[19:30:16] JACE LAQUERRE, UNIVERSITY OF VERMONT STUDENT: Well, first of all, young people love their civil liberties. They love their fourth amendment, second amendment, their first amendment. So I think young people especially really cherish their civil libertarians and second amendment is a civil liberty just like any of the others. And peer research poll actually came out and said millennials were actually more pro -gun than your generation, which a lot of people won't really think of, but there is a significant number of young people like me and Savannah that do value our civil liberties especially our great self-defense.

JONES: And when you hear about the shootings that we have been talking about and you hear about the street violence, how does that land with you? I mean, what do you see as a solution?

LAQUERRE: Well, it's tragic. I think they were talking about in Chicago lack of economic development. And I think certainly the young men over there doing a perfect job of what they need to do.

JONES: Let me ask you a question. We are all here together. They actually have real proposals, policy proposals. And I want to show them to you and see what you guys think about them. Is any of this acceptable to you as a young folks who are pro second amendment? They are saying let's prohibit the sale of the high magazines, universal background checks, fund the research, and dig ties. Five concrete. Are any of the policies acceptable to you as young folks who are pro- second amendment? We will put them up.

They are saying, listen. Let's ban assault weapons. Let's prohibit the sale of those high capacity magazines. Let's establish universal background check. Fund the research that we are not allowed to do in the United States right now. And digitize gun sale records.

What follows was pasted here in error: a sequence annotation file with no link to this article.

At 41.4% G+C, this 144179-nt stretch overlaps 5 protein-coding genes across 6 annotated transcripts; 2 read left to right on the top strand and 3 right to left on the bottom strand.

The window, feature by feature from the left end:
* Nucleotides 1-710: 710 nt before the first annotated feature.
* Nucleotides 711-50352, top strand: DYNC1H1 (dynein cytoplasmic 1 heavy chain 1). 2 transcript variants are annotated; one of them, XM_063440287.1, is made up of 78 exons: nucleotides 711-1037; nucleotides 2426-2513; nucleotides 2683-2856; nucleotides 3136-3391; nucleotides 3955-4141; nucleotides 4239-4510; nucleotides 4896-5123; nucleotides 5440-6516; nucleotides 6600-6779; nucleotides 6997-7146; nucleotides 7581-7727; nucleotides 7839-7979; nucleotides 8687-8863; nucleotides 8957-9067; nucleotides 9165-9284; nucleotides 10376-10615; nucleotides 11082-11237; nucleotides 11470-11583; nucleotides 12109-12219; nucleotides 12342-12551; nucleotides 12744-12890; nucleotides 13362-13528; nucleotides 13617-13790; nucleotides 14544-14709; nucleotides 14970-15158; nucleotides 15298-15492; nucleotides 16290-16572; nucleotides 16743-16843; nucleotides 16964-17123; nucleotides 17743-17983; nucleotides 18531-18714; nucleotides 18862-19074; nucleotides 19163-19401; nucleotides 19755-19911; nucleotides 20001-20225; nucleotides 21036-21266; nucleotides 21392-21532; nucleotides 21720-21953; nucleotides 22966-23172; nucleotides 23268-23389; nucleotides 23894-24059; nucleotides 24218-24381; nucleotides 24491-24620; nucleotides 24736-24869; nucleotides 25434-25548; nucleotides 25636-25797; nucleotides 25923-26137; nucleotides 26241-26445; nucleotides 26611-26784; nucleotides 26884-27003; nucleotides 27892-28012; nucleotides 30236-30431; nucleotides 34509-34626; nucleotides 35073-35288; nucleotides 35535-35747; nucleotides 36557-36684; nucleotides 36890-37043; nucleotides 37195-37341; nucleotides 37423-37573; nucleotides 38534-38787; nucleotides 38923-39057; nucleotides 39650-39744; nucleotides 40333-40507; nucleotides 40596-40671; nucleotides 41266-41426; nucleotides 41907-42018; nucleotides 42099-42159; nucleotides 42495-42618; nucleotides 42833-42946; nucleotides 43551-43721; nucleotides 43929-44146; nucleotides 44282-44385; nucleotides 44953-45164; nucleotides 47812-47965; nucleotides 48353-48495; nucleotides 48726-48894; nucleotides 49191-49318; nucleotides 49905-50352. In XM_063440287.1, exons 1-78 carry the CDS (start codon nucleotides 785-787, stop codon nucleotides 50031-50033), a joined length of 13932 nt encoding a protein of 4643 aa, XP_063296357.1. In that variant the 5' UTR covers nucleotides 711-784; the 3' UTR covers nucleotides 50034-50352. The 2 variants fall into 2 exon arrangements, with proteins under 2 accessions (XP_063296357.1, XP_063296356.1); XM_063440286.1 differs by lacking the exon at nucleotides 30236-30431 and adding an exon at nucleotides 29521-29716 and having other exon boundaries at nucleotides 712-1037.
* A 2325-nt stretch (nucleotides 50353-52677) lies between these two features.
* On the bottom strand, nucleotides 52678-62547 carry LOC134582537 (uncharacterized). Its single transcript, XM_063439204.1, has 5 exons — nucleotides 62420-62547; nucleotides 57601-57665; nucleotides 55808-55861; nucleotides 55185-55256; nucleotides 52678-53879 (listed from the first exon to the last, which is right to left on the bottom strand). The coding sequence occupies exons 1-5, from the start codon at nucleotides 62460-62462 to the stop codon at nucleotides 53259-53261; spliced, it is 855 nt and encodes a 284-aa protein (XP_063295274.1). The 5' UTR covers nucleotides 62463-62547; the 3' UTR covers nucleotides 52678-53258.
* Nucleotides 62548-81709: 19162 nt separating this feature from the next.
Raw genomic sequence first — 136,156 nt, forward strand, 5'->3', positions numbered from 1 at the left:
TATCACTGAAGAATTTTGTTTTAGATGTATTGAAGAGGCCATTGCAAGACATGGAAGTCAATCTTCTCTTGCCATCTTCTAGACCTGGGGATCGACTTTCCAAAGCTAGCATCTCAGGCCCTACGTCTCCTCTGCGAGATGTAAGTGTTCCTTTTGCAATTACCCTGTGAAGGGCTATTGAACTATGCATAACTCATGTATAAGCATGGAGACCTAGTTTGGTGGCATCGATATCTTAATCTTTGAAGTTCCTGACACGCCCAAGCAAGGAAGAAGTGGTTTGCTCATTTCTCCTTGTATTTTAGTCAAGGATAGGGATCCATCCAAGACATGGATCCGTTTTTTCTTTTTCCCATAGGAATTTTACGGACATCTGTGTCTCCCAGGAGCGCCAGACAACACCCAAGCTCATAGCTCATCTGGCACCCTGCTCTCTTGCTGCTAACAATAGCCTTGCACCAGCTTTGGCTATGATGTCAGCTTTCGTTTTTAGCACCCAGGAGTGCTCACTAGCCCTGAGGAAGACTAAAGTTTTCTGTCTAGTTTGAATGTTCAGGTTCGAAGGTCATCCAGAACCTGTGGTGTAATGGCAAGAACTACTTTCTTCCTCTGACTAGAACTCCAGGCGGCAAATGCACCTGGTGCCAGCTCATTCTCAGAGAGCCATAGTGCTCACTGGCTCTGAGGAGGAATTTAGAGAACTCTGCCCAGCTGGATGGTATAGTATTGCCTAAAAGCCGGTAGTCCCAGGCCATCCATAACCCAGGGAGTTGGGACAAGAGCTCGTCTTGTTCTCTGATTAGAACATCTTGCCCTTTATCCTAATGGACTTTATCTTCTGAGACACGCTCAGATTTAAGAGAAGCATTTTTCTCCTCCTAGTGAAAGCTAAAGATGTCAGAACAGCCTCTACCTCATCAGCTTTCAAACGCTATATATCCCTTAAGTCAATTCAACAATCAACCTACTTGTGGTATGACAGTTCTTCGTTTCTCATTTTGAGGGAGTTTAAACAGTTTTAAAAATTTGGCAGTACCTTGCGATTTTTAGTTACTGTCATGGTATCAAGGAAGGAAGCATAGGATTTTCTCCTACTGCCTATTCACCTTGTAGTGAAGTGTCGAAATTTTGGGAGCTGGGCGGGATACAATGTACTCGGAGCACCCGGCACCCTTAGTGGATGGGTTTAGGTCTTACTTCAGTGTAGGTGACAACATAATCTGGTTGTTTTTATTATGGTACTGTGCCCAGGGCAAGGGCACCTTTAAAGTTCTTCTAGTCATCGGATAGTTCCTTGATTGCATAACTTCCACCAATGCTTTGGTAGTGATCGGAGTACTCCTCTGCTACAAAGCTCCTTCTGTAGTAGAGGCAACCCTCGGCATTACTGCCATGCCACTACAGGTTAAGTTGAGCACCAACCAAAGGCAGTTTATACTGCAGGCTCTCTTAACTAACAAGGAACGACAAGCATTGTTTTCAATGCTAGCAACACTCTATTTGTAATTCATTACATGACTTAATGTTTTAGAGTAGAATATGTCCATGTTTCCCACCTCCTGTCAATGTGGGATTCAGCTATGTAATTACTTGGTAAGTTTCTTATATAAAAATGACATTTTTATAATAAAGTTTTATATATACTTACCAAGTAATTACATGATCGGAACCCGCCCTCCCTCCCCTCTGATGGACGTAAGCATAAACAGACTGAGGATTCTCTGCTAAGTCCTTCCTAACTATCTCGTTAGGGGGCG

Those are five concrete policies. Are any of those policies acceptable to you as young folks who care and passionate about the second amendment.

LAQUERRE: Well, I think funding gun search --.


LAQUERRE: I think you shouldn't have to take a background check if you want to buy a gun. I think universal is a little different because that would mean if you want to hand a gun down your son or something like that, they would have to go through a background check so it gets a little tricky. But I think you should have to take a background check if you want to buy a gun and we do support funding for additional research.

JONES: So there is some of gun. What, for you, from your point view, were any of those acceptable?

LINDQUIST: I agree with the background check. I obviously, I'm a law abiding citizen. I don't even have a speeding ticket. I have no problem with passing a background check. But like he mentioned it does get a little complicated when you are talking about passing a gun from generation to generation.

JONES: So there are some technicalities, whatever.

Listen. You guys seem reasonable. And you guys seem -- maybe after the show we can get together and figure something out.

One of the things, and I hope I want to understand you, but one of the things that seem to get in the way of reasonable agreement is NRA. And I know you may be able to speak up for them. But I did my own research and I want to show you what I found about the NRA.


JONES: Most of us know the NRA as a powerful gun right lobby. But in the past it actually supported some gun control laws. In 1930s, the NRA publicly endorsed the nation's first federal gun control laws that banned machine guns, prohibited felons from owning firearms and required gun owners and sellers to register with the federal government. In 1967, the NRA actually supported a ban on the open carry of loaded firearms passed in California by then governor Ronald Reagan.

UNIDENTIFIED MALE: Absolutely no reason why out on the streets civilians should be carrying a loaded weapon.

JONES: The ban was largely seen as a reaction to the Black Panthers who pushed for African Americans to arm themselves against racist violence. In late 1960s and early 1970s things start today to change. Rising crime rates plus the high profile assassinations going on at that time, spurred Congress to pass the most prohibit federal gun laws in modern history.

These new laws angered many of the NRA's rank and file. So 1977, at the NRA's annual conventions members voted out the leadership and then installed hardliners who radically changed the organization. The group later changed tactics, using political ads to rile up the members to take action against gun control and to put pressure on lawmakers.